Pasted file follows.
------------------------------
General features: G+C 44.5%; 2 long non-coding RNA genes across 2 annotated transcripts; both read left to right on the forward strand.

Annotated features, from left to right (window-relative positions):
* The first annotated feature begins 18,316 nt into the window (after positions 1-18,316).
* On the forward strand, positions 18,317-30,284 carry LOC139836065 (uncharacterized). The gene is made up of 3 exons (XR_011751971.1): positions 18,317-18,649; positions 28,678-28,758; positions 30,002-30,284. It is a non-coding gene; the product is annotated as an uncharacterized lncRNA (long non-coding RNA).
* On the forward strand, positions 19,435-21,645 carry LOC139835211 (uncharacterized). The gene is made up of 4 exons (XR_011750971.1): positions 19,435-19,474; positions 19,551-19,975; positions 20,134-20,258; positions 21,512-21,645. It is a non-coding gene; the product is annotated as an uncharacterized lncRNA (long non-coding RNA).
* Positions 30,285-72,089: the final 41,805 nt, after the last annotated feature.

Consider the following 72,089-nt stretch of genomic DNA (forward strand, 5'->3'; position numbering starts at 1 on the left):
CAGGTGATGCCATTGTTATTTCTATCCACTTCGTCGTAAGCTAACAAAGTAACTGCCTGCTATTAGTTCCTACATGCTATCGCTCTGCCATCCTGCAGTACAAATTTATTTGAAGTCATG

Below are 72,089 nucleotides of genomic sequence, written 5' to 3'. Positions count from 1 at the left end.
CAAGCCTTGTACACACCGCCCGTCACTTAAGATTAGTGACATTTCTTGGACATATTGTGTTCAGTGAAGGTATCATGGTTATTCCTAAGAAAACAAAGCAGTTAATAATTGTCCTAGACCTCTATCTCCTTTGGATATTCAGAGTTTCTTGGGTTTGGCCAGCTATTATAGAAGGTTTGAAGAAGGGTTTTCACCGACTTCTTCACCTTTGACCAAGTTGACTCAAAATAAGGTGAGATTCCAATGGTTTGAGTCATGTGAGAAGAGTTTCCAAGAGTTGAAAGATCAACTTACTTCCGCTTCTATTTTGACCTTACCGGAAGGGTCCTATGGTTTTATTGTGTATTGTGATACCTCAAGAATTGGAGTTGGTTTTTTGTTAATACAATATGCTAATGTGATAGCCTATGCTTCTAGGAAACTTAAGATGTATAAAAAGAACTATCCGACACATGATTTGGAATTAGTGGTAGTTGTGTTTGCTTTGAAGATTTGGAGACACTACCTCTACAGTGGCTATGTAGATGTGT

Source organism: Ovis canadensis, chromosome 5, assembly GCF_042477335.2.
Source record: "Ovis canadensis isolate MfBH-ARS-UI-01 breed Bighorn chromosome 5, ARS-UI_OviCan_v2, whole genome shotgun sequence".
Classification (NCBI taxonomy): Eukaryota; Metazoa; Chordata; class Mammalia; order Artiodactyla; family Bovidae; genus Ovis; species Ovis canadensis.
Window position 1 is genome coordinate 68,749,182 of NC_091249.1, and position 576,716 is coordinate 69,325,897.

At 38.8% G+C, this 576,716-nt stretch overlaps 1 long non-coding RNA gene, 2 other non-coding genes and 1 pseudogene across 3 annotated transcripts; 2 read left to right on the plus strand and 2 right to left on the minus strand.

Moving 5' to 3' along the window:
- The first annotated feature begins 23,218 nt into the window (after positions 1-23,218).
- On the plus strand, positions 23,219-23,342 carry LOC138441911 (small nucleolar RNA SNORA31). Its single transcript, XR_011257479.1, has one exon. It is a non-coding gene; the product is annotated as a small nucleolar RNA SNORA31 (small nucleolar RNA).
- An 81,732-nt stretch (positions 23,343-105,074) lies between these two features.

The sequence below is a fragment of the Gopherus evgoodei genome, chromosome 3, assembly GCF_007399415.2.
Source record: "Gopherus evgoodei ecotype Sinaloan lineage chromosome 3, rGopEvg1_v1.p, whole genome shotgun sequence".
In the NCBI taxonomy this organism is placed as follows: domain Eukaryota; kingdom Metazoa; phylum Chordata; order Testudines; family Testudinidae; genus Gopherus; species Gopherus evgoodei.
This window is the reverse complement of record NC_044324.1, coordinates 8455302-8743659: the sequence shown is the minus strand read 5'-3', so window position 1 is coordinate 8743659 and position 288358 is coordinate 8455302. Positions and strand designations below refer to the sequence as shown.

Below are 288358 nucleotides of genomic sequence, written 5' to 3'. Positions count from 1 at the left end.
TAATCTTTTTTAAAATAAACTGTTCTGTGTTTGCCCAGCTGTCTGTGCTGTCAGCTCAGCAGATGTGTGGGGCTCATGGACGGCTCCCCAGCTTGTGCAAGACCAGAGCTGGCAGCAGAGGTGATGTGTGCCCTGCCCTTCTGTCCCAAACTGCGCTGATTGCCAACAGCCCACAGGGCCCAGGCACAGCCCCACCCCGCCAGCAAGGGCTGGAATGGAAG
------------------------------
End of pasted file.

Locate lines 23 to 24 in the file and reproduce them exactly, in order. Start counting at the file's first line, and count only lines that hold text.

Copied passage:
This window is the reverse complement of record NC_044324.1, coordinates 8455302-8743659: the sequence shown is the minus strand read 5'-3', so window position 1 is coordinate 8743659 and position 288358 is coordinate 8455302. Positions and strand designations below refer to the sequence as shown.

Below are 288358 nucleotides of genomic sequence, written 5' to 3'. Positions count from 1 at the left end.